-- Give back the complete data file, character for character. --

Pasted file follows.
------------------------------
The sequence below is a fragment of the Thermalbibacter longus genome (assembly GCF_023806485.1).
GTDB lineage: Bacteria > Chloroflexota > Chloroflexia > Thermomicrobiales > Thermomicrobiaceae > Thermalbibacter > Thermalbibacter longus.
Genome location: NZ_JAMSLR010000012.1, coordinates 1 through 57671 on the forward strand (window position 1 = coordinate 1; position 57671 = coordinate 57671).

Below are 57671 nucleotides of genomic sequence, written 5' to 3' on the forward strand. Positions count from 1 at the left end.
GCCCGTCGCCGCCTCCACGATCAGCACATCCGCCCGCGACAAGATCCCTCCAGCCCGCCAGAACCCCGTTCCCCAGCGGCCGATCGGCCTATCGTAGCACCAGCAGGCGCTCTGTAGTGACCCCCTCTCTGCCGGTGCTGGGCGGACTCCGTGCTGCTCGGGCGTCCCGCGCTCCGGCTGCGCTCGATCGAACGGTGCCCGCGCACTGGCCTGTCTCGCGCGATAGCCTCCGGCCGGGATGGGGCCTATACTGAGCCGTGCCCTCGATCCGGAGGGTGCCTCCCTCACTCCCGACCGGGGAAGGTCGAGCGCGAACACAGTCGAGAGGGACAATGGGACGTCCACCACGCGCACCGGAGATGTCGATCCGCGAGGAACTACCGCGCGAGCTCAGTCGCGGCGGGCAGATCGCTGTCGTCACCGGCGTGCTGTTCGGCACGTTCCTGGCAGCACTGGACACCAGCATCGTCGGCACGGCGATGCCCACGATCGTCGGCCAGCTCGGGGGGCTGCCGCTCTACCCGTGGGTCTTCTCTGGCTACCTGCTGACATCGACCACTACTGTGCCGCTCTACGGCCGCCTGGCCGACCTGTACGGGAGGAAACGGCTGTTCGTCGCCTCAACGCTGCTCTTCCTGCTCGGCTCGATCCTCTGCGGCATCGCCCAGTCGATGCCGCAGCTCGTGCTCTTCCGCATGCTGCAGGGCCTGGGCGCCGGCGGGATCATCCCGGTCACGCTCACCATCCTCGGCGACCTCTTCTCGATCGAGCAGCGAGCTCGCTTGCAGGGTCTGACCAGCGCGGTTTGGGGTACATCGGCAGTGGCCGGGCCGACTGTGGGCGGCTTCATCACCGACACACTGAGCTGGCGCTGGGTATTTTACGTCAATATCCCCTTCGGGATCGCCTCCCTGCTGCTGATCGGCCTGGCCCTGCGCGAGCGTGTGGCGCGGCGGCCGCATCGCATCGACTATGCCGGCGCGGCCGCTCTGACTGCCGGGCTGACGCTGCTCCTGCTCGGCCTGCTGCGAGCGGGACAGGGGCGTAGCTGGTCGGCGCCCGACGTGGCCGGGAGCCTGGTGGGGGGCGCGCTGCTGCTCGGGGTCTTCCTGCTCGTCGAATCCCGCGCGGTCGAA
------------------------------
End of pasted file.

The sequence below is a fragment of the Thermalbibacter longus genome (assembly GCF_023806485.1).
GTDB lineage: Bacteria > Chloroflexota > Chloroflexia > Thermomicrobiales > Thermomicrobiaceae > Thermalbibacter > Thermalbibacter longus.
Genome location: NZ_JAMSLR010000012.1, coordinates 1 through 57671 on the forward strand (window position 1 = coordinate 1; position 57671 = coordinate 57671).

Below are 57671 nucleotides of genomic sequence, written 5' to 3' on the forward strand. Positions count from 1 at the left end.
GCCCGTCGCCGCCTCCACGATCAGCACATCCGCCCGCGACAAGATCCCTCCAGCCCGCCAGAACCCCGTTCCCCAGCGGCCGATCGGCCTATCGTAGCACCAGCAGGCGCTCTGTAGTGACCCCCTCTCTGCCGGTGCTGGGCGGACTCCGTGCTGCTCGGGCGTCCCGCGCTCCGGCTGCGCTCGATCGAACGGTGCCCGCGCACTGGCCTGTCTCGCGCGATAGCCTCCGGCCGGGATGGGGCCTATACTGAGCCGTGCCCTCGATCCGGAGGGTGCCTCCCTCACTCCCGACCGGGGAAGGTCGAGCGCGAACACAGTCGAGAGGGACAATGGGACGTCCACCACGCGCACCGGAGATGTCGATCCGCGAGGAACTACCGCGCGAGCTCAGTCGCGGCGGGCAGATCGCTGTCGTCACCGGCGTGCTGTTCGGCACGTTCCTGGCAGCACTGGACACCAGCATCGTCGGCACGGCGATGCCCACGATCGTCGGCCAGCTCGGGGGGCTGCCGCTCTACCCGTGGGTCTTCTCTGGCTACCTGCTGACATCGACCACTACTGTGCCGCTCTACGGCCGCCTGGCCGACCTGTACGGGAGGAAACGGCTGTTCGTCGCCTCAACGCTGCTCTTCCTGCTCGGCTCGATCCTCTGCGGCATCGCCCAGTCGATGCCGCAGCTCGTGCTCTTCCGCATGCTGCAGGGCCTGGGCGCCGGCGGGATCATCCCGGTCACGCTCACCATCCTCGGCGACCTCTTCTCGATCGAGCAGCGAGCTCGCTTGCAGGGTCTGACCAGCGCGGTTTGGGGTACATCGGCAGTGGCCGGGCCGACTGTGGGCGGCTTCATCACCGACACACTGAGCTGGCGCTGGGTATTTTACGTCAATATCCCCTTCGGGATCGCCTCCCTGCTGCTGATCGGCCTGGCCCTGCGCGAGCGTGTGGCGCGGCGGCCGCATCGCATCGACTATGCCGGCGCGGCCGCTCTGACTGCCGGGCTGACGCTGCTCCTGCTCGGCCTGCTGCGAGCGGGACAGGGGCGTAGCTGGTCGGCGCCCGACGTGGCCGGGAGCCTGGTGGGGGGCGCGCTGCTGCTCGGGGTCTTCCTGCTCGTCGAATCCCGCGCGGTCGAA